After careful re-reading and analysis of original Old Burmese and other primary sources, the author discovered that four out of the five events considered to be the most important in the history of early Burma, and believed to have been historically accurate, are actually late-nineteenth and twentieth-century inventions of colonial historians caught in their own intellectual and political world.
Only one of these is a genuine indigenous Burmese myth, but it too has been embellished by modern historians.
The author discusses each of these five myths and concludes with an assessment of the current situation in Burma in the context of the new myths springing up today, thereby bringing the thirteenth century into the twentieth.
In Paradigms and Barriers Howard Margolis offers an
innovative interpretation of Thomas S. Kuhn's landmark idea
of "paradigm shifts," applying insights from cognitive
psychology to the history and philosophy of science.
Building upon the arguments in his acclaimed Patterns, Thinking, and Cognition, Margolis suggests that the
breaking down of particular habits of mind—of critical
"barriers"—is key to understanding the processes through
which one model or concept is supplanted by another.
Margolis focuses on those revolutionary paradigm shifts—
such as the switch from a Ptolemaic to a Copernican
worldview—where challenges to entrenched habits of mind
are marked by incomprehension or indifference to a new
paradigm. Margolis argues that the critical problem for a
revolutionary shift in thinking lies in the robustness of the
habits of mind that reject the new ideas, relative to the
habits of mind that accept the new ideas.
Margolis applies his theory to famous cases in the history of
science, offering detailed explanations for the transition
from Ptolemaic to cosmological astronomy, the emergence of
probability, the overthrow of phlogiston, and the emergence
of the central role of experiment in the seventeenth century.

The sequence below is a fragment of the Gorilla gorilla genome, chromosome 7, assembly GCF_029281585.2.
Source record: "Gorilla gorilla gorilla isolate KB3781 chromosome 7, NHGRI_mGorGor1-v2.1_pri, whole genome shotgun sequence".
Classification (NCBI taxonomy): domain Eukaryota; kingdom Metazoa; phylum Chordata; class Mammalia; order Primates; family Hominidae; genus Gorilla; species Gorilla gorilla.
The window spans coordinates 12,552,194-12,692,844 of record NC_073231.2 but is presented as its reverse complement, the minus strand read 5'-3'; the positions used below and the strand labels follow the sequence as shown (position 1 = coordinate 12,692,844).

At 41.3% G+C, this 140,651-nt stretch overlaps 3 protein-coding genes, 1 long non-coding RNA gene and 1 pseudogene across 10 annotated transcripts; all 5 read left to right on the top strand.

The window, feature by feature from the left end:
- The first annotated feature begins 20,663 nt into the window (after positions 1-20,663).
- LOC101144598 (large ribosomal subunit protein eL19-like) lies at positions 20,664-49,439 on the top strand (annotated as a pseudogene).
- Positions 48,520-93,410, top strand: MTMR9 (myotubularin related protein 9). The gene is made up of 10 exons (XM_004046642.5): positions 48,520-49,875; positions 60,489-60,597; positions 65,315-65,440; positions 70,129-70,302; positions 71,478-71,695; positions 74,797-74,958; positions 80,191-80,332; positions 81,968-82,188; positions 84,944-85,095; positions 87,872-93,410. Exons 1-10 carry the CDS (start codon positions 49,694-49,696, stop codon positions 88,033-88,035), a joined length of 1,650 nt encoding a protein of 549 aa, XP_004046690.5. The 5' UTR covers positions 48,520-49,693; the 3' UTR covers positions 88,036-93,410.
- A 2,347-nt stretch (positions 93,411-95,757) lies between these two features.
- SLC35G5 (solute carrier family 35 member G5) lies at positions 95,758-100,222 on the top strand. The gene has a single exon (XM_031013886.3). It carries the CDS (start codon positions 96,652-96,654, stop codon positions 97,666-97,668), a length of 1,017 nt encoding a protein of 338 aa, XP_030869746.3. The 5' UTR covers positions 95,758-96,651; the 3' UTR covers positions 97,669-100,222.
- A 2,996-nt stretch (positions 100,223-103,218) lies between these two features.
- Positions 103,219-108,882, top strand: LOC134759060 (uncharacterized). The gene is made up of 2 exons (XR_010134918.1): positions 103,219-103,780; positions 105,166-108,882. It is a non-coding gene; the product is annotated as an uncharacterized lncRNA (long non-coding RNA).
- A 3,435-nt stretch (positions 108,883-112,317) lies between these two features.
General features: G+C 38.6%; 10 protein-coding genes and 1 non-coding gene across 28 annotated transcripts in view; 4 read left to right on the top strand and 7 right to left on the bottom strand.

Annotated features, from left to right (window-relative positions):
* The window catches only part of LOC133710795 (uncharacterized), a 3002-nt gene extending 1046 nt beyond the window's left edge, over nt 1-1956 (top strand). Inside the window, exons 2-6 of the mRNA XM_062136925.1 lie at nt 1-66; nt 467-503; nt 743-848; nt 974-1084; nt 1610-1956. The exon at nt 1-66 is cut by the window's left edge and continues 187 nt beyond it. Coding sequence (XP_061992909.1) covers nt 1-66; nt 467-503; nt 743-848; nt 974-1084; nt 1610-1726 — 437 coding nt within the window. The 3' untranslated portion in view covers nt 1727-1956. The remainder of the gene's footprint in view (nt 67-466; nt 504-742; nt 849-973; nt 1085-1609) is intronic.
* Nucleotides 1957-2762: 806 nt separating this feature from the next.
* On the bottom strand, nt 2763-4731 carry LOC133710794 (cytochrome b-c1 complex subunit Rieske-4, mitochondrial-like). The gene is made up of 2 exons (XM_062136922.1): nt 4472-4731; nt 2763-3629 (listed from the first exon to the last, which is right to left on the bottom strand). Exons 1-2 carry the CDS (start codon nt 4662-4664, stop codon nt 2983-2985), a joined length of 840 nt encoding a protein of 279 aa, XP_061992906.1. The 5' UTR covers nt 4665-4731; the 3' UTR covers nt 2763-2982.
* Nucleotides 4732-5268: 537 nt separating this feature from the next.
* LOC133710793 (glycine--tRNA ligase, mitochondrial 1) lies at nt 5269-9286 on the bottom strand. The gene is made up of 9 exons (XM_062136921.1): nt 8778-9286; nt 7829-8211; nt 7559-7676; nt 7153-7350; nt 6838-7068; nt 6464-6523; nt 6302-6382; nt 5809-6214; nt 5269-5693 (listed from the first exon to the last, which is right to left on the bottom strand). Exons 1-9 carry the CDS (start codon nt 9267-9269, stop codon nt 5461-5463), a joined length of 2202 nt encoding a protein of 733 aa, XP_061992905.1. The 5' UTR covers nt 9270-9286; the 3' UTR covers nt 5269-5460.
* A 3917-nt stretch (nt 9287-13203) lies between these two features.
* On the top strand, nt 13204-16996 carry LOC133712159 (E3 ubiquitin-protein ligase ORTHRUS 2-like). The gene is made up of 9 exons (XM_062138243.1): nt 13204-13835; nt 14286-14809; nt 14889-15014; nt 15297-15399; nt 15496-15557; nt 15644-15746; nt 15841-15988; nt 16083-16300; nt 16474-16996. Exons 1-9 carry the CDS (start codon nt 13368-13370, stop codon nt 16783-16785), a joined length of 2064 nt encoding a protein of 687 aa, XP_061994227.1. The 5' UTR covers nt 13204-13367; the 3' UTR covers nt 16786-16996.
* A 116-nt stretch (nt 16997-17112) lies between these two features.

He in turn uses these historical examples to address larger
issues, especially the nature of belief formation and
contemporary debates about the nature of science and the
evolution of scientific ideas.
Howard Margolis is a professor in the Harris Graduate School
of Public Policy Studies and in the College at the University
of Chicago. He is the author of Selfishness, Altruism, and Rationality and Patterns, Thinking, and Cognition, both published by the University of Chicago
The revolution involving the foundations of the physical sciences heralded by relativity and quantum theories has been stimulating philosophers for many years. Both of these comprehensive sets of concepts have involved profound challenges to traditional theories of epistemology, ontology, and language. This volume gathers six experts in physics, logic and philosophy to discuss developments in space exploration and nuclear science and their impact on the philosophy of science.
Paradigms and Sand Castles demonstrates the relationship between thoughtful research design and the collection of persuasive evidence in support of theory. It teaches the craft of research through interesting and carefully selected examples from the field of comparative development studies.
Barbara Geddes is Professor of Political Science at the University of California, Los Angeles.
An examination of the American fascination with conspiracy and the distrust it sows
The recent popularity of The DaVinci Code and The Matrix trilogy exemplifies the fascination Americans have with conspiracy-driven subjects. Though scholars have suggested that in modern times the JFK assassination initiated an industry of conspiracy (i.e., Vietnam and the Pentagon Papers, Area 51, Iran-Contra Affair), Samuel Chase Coale reminds us in this book that conspiracy is foundational in American culture—from the apocalyptic Biblical narratives in early Calvinist households to the fear of Mormon, Catholic, Jewish, and immigrant populations in the 19th century.
Coale argues that contemporary culture—a landscape characterized by doubt, ambiguity, fragmentation, information overload, and mistrust—has fostered a radical skepticism so pervasive that the tendency to envision or construct conspiracies often provides the best explanation for the chaos that surrounds us.
Conspiracy as embodied in narrative form provides a fertile field for explorations of the anxiety lying at the heart of the postmodern experience. Thomas Pynchon's The Crying of Lot 49, Don DeLillo's Underworld, Toni Morrison's Jazz and Paradise, Joan Didion's Democracy, Tim O'Brien's In the Lake of the Woods, and Paul Auster's New York City Trilogy are some of the texts Coale examines for their representations of isolated individuals at the center of massive, anonymous master plots that lay beyond their control. These narratives remind us that our historical sense of national identity has often been based on the demonizing of others and that American fiction arose and still flourishes with apocalyptic visions.